16        A.   Well, it was my impression all through -- as I mentioned also

17     earlier, that Croatia was not keen on having a Serb minority inside its

18     border.

19        Q.   And did that impression -- was that impression related to you

20     using the term "Greater Croatia"?

21             MR. KEHOE:  Excuse me, Your Honour, I just ask for facts.  I mean

22     impressions, et cetera, is not facts.

23             JUDGE ORIE:  You could ask for the source on which he based this

24     impression.

25             Please proceed.

Page 9158

 1             MR. HEDARALY:

 2        Q.   Can you please tell the Court, what was the basis for this

 3     impression, to the extent it was reported in your -- in this weekly

 4     report?

 5        A.   Right now, when I search my memory, I wouldn't be able to do

 6     that.  No, I don't know.  Not a specific.

 7             JUDGE ORIE:  To the extent non-specific?

 8             THE WITNESS:  Yeah, I mean, in a mission like that, you know, you

 9     talk and you meet people, and you discuss, and probably it came up at a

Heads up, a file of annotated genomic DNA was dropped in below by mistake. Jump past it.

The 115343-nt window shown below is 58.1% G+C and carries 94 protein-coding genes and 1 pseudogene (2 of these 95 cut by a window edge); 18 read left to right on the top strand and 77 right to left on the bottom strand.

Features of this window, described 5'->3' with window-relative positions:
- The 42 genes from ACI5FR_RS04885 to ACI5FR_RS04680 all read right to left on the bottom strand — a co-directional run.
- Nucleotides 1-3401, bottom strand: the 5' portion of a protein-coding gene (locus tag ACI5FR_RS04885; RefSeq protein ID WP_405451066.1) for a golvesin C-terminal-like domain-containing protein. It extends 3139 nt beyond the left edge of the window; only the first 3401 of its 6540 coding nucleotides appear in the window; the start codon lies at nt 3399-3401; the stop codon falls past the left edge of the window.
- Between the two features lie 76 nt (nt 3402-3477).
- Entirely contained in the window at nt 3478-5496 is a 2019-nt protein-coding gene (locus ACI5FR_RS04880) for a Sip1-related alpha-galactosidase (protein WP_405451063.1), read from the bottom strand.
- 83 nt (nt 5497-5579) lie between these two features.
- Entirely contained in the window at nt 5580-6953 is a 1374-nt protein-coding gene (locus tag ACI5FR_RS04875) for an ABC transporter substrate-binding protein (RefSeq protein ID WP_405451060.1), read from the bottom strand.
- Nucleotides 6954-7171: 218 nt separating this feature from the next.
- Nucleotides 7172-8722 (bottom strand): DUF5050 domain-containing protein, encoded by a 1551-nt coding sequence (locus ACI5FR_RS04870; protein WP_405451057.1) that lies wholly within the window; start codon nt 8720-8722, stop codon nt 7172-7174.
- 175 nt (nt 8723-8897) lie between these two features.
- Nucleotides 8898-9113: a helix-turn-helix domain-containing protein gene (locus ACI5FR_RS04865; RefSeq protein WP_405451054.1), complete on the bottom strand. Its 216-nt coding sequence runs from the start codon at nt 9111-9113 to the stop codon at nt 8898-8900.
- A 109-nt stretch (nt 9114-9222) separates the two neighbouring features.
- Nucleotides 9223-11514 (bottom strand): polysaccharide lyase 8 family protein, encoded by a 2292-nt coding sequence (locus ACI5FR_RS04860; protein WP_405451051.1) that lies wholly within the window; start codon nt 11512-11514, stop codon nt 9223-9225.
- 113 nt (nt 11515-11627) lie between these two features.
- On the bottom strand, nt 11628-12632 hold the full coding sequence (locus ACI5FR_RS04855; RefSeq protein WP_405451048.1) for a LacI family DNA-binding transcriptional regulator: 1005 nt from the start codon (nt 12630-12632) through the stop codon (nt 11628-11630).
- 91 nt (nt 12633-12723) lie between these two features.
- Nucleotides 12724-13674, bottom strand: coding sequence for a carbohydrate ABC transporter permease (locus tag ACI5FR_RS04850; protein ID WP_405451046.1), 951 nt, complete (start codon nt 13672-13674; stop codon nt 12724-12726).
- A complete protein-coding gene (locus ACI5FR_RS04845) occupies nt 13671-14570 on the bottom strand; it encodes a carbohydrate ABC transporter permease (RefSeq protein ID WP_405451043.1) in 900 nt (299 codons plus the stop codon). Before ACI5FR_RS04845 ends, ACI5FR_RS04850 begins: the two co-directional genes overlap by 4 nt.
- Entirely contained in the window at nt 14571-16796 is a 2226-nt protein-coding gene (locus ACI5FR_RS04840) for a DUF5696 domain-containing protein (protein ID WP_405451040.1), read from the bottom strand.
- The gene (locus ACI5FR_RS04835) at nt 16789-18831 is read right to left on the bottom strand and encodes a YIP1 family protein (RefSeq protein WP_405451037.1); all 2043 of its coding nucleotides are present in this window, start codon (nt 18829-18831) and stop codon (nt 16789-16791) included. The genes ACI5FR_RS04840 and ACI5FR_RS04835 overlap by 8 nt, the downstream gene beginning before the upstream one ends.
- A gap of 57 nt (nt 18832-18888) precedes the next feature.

10     certain time.  I can't even remember who it should be with.  But the two

11     words -- yeah, the two words look similar, so Greater A, Greater B, and

12     I think it -- now I'm really digging deep.  It was something like what

13     did not -- what Milosevic did not manage to do, Tudjman seemed to be able

14     to do.

15             JUDGE ORIE:  Yes, although there may be some confusion,

16     Mr. Hedaraly.  I think you were asking about on what Mr. Leschly's

17     impression was based that Croatia was not keen on having a Serb minority

18     inside its border.

19             Could you tell us on what you based that impression, whether with

20     specific or less specific sources?

21             THE WITNESS:  Well, I would say all through -- all through my